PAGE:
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Putting the ‘character’ in 140 characters: my first ScotEdChat

Last night I hosted my first #ScotEdChat on Twitter. It is the third chat so far having accidentally started the ball rolling a few weeks ago. The first chat happened on 5th November hosted by @MrsPert1, the second on 12th hosted by @athole. Next week the host will be @DrewBurrett. Having started with basically zero followers, the @ScotEdChat account has 625 followers as of this second. Not bad for three weeks worth of fun.

The theme of the chat last night was a meaty issue that I have been fascinated by for a few years now: Character, Values and Citizenship. Initially I was a bit worried about the idea of hosting a chat on a theme that I have a personal interest in – however I was reassured by various people that it would be of interest to others too and to just get on with it.

If you don’t know me, I work as a consultant for the charity Character Scotland and I recently curated a major international conference for them on the theme of ‘Character, Culture and Values’. I am now delivering a Pathway Project, which includes a call for evidence to practitioners, designed to build on the successes of this event. I have a range of other potential projects lined up in these areas for 2016 involving Character Scotland and other organisations. Hopefully you will see more developments on that front soon. Please get in touch if you want to know more: gary.walsh@character-scotland.org.uk. That’s me.

Here are the questions I proposed for last night’s ScotEdChat:


It was a steep learning curve. I felt like I imagine the wee dude on the skateboard must have felt seconds after the photo above was taken. I have never hosted an online chat before and participated in only a couple, all the while wondering how on earth the host is supposed to keep up. So there I was with all my tweets scheduled (I used Hootsuite for scheduling and Canva to produce the images), and Tweetdeck open so I could follow the thread as it happened in real time and prompt as necessary.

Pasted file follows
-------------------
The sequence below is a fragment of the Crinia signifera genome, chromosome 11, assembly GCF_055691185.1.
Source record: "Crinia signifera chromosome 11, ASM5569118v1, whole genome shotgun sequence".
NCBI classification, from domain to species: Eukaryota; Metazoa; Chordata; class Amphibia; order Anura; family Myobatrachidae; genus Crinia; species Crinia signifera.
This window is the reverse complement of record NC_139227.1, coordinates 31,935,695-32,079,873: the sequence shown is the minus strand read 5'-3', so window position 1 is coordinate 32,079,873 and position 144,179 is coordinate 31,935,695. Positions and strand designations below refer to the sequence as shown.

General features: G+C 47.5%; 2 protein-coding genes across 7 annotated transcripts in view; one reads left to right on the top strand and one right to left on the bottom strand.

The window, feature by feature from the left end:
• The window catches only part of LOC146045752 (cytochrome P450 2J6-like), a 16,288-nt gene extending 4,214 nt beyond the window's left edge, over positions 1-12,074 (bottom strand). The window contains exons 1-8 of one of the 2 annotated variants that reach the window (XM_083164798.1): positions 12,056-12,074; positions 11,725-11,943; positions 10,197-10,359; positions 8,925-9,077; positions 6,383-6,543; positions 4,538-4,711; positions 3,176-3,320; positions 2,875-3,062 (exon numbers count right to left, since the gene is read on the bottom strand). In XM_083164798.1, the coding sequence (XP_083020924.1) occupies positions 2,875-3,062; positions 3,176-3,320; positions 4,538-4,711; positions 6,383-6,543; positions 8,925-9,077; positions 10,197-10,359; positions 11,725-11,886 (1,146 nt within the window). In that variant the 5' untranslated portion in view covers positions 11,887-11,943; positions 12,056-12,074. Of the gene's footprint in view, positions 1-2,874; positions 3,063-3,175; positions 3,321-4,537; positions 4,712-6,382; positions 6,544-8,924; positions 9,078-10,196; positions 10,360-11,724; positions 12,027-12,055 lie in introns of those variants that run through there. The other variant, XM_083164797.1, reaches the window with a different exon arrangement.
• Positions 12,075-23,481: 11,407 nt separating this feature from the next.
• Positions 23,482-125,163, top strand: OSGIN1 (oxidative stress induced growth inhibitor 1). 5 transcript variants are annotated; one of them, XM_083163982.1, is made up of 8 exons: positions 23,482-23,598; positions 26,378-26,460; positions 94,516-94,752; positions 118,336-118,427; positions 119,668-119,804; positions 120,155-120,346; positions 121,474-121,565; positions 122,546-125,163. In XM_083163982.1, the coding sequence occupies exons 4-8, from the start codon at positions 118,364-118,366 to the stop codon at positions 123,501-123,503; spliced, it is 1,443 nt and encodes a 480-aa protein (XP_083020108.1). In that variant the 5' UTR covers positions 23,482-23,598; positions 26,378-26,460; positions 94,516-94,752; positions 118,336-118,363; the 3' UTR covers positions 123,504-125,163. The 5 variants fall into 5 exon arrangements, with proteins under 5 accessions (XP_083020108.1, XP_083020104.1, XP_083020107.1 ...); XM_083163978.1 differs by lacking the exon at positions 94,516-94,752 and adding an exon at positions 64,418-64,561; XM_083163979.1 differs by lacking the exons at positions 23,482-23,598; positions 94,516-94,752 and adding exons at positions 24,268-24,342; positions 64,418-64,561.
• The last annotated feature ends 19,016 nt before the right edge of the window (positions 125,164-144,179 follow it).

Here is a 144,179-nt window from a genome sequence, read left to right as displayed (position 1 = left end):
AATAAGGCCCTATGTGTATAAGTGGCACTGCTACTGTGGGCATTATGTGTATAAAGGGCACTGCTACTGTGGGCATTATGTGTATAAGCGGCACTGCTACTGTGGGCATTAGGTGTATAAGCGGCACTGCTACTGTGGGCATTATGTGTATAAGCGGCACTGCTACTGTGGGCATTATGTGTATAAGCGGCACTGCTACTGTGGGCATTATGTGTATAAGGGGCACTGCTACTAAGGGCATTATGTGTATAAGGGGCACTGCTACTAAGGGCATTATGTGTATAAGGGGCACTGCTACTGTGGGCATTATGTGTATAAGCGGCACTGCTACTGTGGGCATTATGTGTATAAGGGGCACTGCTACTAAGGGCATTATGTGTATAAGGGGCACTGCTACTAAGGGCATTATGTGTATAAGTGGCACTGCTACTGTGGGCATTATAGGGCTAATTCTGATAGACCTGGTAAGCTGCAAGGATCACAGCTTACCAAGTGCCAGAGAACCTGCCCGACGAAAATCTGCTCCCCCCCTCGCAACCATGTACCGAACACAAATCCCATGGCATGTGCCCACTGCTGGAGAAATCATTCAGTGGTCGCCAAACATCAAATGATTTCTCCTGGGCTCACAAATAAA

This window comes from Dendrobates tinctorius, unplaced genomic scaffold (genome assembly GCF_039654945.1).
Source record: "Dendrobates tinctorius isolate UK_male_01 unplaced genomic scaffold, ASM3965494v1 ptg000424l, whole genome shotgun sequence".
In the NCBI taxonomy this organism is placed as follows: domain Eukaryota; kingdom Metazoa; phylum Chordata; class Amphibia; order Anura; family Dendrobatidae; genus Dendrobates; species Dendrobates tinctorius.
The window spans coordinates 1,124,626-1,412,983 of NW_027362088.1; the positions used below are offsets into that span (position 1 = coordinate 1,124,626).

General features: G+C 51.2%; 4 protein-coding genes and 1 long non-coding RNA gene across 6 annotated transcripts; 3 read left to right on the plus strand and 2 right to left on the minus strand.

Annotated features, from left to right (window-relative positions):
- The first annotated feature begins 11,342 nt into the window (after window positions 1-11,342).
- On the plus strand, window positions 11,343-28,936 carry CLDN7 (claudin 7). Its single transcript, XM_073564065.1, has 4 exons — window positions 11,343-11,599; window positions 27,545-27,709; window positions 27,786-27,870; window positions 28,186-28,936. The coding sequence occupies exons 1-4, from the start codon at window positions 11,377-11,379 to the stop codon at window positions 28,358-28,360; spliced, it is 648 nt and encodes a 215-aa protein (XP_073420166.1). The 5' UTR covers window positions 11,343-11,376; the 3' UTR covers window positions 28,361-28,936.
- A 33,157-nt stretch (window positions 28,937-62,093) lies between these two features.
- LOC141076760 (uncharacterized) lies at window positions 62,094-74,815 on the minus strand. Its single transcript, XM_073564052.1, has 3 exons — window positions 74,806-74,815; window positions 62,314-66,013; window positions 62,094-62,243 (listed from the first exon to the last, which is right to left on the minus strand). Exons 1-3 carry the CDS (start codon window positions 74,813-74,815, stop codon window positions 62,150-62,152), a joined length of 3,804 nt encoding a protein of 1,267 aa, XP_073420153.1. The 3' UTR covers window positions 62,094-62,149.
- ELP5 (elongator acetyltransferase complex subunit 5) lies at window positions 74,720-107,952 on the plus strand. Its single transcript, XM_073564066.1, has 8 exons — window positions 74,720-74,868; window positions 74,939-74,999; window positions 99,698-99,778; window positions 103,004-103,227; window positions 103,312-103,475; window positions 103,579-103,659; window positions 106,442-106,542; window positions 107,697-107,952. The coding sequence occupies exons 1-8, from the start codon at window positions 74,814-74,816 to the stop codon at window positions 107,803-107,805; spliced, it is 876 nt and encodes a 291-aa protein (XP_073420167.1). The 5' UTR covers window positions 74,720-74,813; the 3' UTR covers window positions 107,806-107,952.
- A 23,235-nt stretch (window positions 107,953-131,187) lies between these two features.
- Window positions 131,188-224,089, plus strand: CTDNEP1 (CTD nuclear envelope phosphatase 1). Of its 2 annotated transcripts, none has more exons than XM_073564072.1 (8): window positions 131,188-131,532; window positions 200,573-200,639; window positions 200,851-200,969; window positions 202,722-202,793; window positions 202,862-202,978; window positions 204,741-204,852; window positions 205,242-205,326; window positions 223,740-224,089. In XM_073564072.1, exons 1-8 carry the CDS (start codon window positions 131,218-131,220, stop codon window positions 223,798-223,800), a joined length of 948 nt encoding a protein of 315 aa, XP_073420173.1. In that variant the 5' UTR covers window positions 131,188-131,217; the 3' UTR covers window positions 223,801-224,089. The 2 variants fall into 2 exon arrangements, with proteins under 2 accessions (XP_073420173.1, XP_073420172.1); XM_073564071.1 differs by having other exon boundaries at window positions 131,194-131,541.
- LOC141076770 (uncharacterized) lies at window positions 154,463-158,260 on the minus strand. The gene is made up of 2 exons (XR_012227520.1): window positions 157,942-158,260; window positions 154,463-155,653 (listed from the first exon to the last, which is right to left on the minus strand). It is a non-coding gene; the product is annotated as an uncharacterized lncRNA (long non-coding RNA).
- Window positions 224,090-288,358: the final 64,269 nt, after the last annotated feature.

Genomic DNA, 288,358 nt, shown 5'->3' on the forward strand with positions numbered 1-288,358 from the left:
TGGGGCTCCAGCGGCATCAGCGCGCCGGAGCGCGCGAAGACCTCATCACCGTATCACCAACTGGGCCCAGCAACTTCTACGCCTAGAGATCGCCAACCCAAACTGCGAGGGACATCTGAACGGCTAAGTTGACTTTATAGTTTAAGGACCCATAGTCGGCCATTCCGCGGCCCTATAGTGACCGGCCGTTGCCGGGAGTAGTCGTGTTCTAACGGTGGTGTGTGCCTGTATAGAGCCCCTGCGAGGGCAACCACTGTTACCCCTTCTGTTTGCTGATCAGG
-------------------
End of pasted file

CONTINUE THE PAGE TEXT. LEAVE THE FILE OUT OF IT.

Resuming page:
It was another successful (I think!) and interesting chat that raised lots of issues and questions. You can view the summary on Storify here.

You will notice that I have proposed that the conversation carries on using the #SlowChat format unti Wed 25th November. There are a few reasons for this. When I was lucky enough to have a loose and completely voluntary ScotEdChat ‘team’ in place, we had some conversation about the format of the chats. Concerns were raised from the off that the one hour format can be too fast and frenetic. We agreed that a week-long SlowChat could be more effective and therefore worth a shot. However, you need a following to do that. So we’ve had three fast chats partly to establish a critical mass of followers. I think we have now done that pretty effectively. So you might see more ‘slow chats’ happening as #ScotEdChat continues to evolve.

The other reason why I think #SlowChat could work better for an online conversation about character, values and citizenship (among other topics) is that there is a danger that the dialogue only reaches a superficial level. There were sparks of engagement with deep questions and critique last night that I think we could build on in a #SlowChat format, such as:

  • What is meant by character, values and citizenship, and who decides what they mean?
  • If we can agree that the purposes of education extend beyond a utilitarian and economic model of individual ‘cashable’ capacities towards something that is about character, values and citizenship – what exactly are those purposes and to what extent are we fulfilling them at the moment?
  • What is the role of character, values and citizenship in a liberal democracy and just society?
  • Are ‘character, values and citizenship’ the right words to use? Does it matter what words we use? What are the dangers here?
  • What are the key influences on character, values and citizenship and what is the role of formal schooling in this regard?
  • What is the role of parenting, early years provision, communities, informal education and collaboration with 3rd sector organisations in this regard?